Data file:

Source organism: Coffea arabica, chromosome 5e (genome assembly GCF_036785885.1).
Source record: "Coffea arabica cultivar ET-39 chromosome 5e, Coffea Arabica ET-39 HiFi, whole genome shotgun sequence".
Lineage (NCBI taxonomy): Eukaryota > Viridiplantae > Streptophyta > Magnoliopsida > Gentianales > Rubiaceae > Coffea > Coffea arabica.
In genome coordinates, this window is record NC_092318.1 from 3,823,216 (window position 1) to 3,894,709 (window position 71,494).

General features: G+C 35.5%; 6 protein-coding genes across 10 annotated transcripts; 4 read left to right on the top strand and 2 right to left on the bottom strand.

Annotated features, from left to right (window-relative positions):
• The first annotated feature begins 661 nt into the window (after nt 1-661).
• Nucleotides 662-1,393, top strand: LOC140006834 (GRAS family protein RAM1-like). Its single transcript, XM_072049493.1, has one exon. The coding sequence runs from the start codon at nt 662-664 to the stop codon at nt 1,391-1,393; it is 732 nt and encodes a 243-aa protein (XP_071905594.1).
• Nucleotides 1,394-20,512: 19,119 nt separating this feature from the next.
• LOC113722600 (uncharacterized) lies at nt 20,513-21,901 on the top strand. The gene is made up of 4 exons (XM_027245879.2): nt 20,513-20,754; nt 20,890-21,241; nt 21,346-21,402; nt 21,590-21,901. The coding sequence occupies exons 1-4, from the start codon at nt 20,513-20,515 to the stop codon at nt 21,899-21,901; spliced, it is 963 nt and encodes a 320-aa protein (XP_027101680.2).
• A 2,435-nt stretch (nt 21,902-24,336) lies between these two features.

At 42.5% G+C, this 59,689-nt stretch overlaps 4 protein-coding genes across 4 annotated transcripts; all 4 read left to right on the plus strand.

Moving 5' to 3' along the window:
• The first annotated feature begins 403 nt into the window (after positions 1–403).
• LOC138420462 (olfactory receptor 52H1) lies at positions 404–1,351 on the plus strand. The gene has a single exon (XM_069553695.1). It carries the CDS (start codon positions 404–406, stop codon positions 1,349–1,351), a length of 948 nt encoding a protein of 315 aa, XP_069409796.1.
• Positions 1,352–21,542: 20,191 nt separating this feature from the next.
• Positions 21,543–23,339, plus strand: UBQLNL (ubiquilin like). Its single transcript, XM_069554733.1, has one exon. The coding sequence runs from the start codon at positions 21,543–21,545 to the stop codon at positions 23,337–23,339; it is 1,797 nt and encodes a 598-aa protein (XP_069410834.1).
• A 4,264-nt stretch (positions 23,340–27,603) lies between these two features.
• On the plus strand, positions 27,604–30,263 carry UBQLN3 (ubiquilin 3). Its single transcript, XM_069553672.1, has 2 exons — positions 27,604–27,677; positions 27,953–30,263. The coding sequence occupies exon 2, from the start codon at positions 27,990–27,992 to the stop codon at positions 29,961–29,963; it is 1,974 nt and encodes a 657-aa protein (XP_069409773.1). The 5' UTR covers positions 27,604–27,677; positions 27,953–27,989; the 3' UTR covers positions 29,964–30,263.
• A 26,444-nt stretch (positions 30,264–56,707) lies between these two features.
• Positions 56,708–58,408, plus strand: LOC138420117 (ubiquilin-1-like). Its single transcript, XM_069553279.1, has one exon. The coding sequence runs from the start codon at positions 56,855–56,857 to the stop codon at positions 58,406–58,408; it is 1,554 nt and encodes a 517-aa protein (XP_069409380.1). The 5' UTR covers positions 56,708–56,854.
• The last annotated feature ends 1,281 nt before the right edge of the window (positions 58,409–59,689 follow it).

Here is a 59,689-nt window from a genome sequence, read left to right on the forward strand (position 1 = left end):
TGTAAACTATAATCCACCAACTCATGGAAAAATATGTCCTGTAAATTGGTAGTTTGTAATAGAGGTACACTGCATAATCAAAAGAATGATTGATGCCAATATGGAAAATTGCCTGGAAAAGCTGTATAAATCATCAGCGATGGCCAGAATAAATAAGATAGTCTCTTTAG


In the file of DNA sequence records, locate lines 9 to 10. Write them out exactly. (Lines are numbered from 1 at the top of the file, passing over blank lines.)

• Nucleotides 1,394-20,512: 19,119 nt separating this feature from the next.
• LOC113722600 (uncharacterized) lies at nt 20,513-21,901 on the top strand. The gene is made up of 4 exons (XM_027245879.2): nt 20,513-20,754; nt 20,890-21,241; nt 21,346-21,402; nt 21,590-21,901. The coding sequence occupies exons 1-4, from the start codon at nt 20,513-20,515 to the stop codon at nt 21,899-21,901; spliced, it is 963 nt and encodes a 320-aa protein (XP_027101680.2).